Alert Respect Before the Other Soul: On Katja Haustein’s “Alone with Others”

By Ian EllisonMarch 20, 2024

Alert Respect Before the Other Soul: On Katja Haustein’s “Alone with Others”

Alone with Others: An Essay on Tact in Five Modernist Encounters by Katja Haustein

FIVE MODERNISTS walk into a bar. It sounds awful, doesn’t it? A tactless beginning to a tactless joke. Yet if actual accounts of modernists in bars are anything to go by, we should be prepared for an uncomfortable encounter. Just think of the time Marcel Proust met James Joyce back in the 1920s. They both turned up late, for one thing: Joyce steamed in after dinner was done, more than a few sheets to the wind, and headed straight for the champagne. Just after three o’clock in the morning, Proust arrived, immaculately swathed in fur, if a little green around the gills. When the two writers could no longer avoid an interaction, they awkwardly listed their respective works to one another, each confessing their ignorance of the other’s writing. Later, Joyce would acknowledge that their conversation had mostly consisted of repeating the words “no” and “non, monsieur.” Even at the remove of nearly a century, it makes you cringe.

Tact isn’t a word you hear a lot nowadays. Perhaps we’re no longer all that tactful. But how tactful were modernist writers and thinkers? This is just one question posed by Katja Haustein’s new book, Alone with Others: An Essay on Tact in Five Modernist Encounters (2023): “What is the relation,” she asks,

between empathy, widely associated with proximity, and tact as a generator of distance? How can we distinguish tact from politeness and what are the implications of this distinction? How does social tact, as the spontaneous and individual art of mitigating social encounter, relate to hermeneutical tact as a particular mode of reading faces, images, texts?

According to Haustein, the key problem of modern subjectivity is not, as you might suspect, the increased distance between individuals. On the contrary, it is the erasure or disappearance of that distance. This observation, Alone with Others shows, is a recurring theme at the heart of numerous major works of the 20th-century European modernist avant-garde. Haustein’s argument is that, in their writings and films, all five of the auteurs she examines, regardless of manifold differences in their historical and intellectual contexts, share a sense of crisis when trying to figure out the amount of distance that needs to be maintained between oneself and others. This crisis is particularly acute if one is attempting to build—as Haustein advocates—a community without collusion, a sociability without alienation, and a form of individual freedom that implies solitude but not isolation.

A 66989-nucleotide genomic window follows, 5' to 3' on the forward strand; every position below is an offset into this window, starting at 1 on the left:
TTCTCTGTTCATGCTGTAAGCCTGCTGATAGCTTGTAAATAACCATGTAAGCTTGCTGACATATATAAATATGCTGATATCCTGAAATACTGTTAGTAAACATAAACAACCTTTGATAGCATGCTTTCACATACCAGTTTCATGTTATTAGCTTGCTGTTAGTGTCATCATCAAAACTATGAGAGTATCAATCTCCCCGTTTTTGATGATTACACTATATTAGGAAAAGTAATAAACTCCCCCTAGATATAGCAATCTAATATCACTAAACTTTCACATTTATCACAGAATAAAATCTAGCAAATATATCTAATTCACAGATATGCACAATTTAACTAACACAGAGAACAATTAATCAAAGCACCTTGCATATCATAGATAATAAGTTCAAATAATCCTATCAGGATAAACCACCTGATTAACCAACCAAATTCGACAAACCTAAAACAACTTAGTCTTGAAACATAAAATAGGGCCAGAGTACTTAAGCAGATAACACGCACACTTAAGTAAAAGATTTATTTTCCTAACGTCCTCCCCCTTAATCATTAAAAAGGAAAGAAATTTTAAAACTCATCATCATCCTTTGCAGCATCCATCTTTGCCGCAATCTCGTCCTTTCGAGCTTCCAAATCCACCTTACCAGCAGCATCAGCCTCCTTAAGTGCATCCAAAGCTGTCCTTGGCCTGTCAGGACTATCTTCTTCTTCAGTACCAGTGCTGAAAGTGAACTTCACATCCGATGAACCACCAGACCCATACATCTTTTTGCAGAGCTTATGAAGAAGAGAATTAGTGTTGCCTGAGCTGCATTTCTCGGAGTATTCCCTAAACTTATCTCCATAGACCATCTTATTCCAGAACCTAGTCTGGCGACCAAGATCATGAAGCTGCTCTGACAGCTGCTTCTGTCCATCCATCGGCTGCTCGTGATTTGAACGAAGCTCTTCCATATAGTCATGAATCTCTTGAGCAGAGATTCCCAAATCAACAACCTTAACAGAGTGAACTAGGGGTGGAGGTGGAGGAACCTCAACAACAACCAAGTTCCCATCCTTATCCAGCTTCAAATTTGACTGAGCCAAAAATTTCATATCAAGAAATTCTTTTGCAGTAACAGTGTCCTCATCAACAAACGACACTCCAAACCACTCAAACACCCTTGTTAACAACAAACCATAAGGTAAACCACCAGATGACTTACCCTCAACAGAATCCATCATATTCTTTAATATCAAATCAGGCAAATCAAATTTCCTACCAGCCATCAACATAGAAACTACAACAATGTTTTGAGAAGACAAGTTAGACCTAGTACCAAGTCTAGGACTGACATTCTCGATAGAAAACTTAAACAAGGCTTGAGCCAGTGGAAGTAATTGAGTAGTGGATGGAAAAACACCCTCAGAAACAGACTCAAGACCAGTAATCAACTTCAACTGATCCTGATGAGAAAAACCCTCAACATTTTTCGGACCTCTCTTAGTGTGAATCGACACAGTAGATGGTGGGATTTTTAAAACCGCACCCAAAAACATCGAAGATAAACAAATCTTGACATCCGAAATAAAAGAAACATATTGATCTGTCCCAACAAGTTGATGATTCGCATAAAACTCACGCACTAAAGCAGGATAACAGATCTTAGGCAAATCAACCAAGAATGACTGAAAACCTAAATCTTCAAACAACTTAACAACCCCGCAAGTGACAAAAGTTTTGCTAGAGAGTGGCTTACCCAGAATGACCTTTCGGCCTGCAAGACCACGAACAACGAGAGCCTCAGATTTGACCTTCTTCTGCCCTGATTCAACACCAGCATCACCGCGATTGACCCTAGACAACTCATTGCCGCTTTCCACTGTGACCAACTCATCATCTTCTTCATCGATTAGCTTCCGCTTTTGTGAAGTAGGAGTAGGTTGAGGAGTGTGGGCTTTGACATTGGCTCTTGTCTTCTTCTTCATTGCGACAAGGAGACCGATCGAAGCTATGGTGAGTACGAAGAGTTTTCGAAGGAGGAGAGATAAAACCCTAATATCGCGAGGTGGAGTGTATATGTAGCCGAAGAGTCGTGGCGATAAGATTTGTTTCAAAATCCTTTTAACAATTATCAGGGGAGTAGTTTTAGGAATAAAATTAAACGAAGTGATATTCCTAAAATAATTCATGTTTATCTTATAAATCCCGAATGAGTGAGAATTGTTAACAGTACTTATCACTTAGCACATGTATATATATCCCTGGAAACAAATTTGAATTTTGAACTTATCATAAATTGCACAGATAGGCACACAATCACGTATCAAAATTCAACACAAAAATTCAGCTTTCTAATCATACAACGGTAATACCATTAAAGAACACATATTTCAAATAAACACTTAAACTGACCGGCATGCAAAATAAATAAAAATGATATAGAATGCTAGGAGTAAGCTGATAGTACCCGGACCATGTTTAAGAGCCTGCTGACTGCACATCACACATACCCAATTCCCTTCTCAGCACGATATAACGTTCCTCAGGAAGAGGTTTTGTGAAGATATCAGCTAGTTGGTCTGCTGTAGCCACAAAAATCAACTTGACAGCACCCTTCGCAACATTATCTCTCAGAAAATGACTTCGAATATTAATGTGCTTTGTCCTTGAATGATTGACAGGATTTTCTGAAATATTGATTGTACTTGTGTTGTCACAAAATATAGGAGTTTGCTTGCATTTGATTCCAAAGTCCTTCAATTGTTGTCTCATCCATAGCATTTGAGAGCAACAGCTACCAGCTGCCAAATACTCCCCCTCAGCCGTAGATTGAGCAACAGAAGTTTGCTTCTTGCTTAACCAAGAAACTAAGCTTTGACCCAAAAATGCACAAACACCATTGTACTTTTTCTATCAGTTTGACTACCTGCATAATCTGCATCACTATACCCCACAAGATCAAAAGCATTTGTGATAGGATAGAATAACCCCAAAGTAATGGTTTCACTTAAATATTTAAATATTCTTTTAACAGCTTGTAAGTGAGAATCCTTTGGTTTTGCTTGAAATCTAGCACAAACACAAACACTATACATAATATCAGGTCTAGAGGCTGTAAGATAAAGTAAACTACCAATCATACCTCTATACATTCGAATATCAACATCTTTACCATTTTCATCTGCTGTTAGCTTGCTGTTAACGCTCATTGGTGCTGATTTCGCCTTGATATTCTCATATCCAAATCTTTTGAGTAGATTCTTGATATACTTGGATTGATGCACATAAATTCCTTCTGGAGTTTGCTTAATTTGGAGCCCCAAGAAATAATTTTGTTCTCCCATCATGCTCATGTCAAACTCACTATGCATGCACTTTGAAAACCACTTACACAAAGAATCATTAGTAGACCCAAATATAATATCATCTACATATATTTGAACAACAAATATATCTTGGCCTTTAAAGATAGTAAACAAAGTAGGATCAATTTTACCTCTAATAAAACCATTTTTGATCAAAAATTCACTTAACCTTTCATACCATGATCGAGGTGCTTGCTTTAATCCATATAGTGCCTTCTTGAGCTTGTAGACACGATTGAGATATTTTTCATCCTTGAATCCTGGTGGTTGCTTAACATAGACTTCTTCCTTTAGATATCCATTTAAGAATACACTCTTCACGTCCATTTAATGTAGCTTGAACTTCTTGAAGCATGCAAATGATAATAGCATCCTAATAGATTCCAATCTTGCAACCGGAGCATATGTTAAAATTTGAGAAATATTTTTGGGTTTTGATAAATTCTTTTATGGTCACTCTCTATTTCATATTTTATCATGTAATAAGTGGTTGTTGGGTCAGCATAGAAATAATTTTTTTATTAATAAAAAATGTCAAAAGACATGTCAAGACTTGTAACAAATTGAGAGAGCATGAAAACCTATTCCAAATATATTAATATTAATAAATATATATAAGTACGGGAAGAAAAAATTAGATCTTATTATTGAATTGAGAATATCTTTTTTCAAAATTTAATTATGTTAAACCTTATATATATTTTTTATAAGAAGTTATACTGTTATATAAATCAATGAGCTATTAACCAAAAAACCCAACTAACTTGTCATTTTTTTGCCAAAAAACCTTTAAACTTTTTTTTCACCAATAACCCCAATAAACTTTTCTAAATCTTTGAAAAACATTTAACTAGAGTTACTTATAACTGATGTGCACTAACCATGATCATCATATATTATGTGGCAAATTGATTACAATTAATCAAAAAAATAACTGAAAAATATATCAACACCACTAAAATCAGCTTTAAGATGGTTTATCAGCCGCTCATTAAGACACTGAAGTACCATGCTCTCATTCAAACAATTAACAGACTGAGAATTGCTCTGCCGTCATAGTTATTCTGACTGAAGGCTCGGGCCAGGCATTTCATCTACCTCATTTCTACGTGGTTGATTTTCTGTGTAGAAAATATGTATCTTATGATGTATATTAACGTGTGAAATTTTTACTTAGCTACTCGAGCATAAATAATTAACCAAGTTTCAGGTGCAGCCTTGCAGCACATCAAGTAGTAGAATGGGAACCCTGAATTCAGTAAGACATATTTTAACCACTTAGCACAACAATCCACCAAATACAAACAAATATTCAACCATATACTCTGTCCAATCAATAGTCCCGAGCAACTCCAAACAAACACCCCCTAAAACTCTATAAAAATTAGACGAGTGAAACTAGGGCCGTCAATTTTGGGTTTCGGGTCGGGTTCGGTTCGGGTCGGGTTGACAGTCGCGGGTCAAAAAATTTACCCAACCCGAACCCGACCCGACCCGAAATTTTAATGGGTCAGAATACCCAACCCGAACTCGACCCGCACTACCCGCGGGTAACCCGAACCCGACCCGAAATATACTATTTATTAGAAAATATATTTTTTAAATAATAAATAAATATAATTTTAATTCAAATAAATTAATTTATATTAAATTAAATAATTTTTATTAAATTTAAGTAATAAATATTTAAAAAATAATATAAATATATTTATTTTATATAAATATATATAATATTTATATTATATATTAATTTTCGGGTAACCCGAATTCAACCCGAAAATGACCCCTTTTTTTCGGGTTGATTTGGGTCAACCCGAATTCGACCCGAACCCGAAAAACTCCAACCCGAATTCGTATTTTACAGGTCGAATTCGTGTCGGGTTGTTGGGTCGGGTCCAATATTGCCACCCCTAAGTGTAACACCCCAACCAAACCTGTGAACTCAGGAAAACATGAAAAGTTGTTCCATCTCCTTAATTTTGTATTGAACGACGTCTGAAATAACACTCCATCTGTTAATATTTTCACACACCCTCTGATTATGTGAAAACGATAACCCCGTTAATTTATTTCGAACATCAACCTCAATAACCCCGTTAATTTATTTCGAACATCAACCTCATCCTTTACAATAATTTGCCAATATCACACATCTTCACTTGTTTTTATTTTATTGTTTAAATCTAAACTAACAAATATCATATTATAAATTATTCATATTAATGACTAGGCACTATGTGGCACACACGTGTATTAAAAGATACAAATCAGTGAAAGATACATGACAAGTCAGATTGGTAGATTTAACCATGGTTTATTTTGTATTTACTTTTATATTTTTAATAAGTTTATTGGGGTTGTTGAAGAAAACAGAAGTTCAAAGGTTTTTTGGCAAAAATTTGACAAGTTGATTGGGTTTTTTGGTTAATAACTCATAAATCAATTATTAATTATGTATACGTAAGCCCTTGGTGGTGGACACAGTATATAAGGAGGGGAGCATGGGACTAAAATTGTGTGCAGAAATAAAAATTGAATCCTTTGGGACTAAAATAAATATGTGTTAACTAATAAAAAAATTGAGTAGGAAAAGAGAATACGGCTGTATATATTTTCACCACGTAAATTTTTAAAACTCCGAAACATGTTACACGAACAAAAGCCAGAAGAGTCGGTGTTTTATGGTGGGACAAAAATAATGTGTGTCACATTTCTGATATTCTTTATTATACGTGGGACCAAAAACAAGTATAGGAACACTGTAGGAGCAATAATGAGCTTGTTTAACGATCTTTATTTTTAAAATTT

Haustein assembles an unusually eclectic group of interlocutors to try and solve this puzzle. Sure, you might expect a few of them to be brought together for a typical academic tête-à-tête—Theodor Adorno and Helmuth Plessner, for instance, or Proust, Roland Barthes, and François Truffaut—but Haustein’s book demonstrates how, despite differences in linguistic and cultural traditions, as well as intellectual disciplines, all five wrestled with the concept of tact and tactfulness in their work, albeit to different ends. Analyzing the works of literature, film, and philosophy produced by Proust in the 1910s, Plessner in the 1920s, Adorno in the 1940s, Truffaut in the 1960s, and Barthes in the 1970s, Haustein shows how the concept of tact recurs again and again as a crucial mode of interpersonal engagement in times of crisis, when established codes and conventions have begun to crumble but have not yet disappeared. In such cases, the real challenge of tact—the capacity to be “alone with others”—involves developing new forms of communication that enable us, as Plessner put it, to “come close to each other without meeting” and to “establish distance without damaging each other through indifference.”

In an era of online immodesty and oversharing, where borders between the private and the public have been so deeply eroded, those can feel like noble goals. Haustein’s book seeks to understand tactfulness not as a stultifying set of old-fashioned bourgeois manners and expectations but rather as a kind of unsettling yet egalitarian framework of human interaction, a negotiation between social convention and authenticity. How, in other words, can we engage with others by keeping our distance? In the years since the outbreak of the COVID-19 pandemic, questions of distance and proximity have a fresh and shocking urgency.

In a brief, more personal aside following the introductory chapter, Haustein recalls the experience of writing Alone with Others “during a time when we seemed to have lost our balance.” Social signals of politeness and intimacy (hand-shaking, cheek-kissing, hugging) became, during the recurrent lockdowns of the early 2020s, potentially life-threatening acts. While Haustein is wise enough to avoid trying to crowbar up-to-the-minute readings of post-COVID tactfulness (or lack thereof) into her elegantly erudite essays, she nevertheless “make[s] the case against a dystopic vision of future societies where isolated individuals float aimlessly like debris in space.” Rather, she mobilizes tact to argue that “interpersonal distance is at the heart of any well-working society.” Adorno once argued that “[e]strangement shows itself precisely in the elimination of distance between people.” How well, for instance, do you really know your followers on social media? Haustein flips Adorno’s maxim around and argues that its inverse is also true, that intimacy shows itself precisely through giving people space and respectful distance. What was social distancing during the pandemic if not an act of love toward others?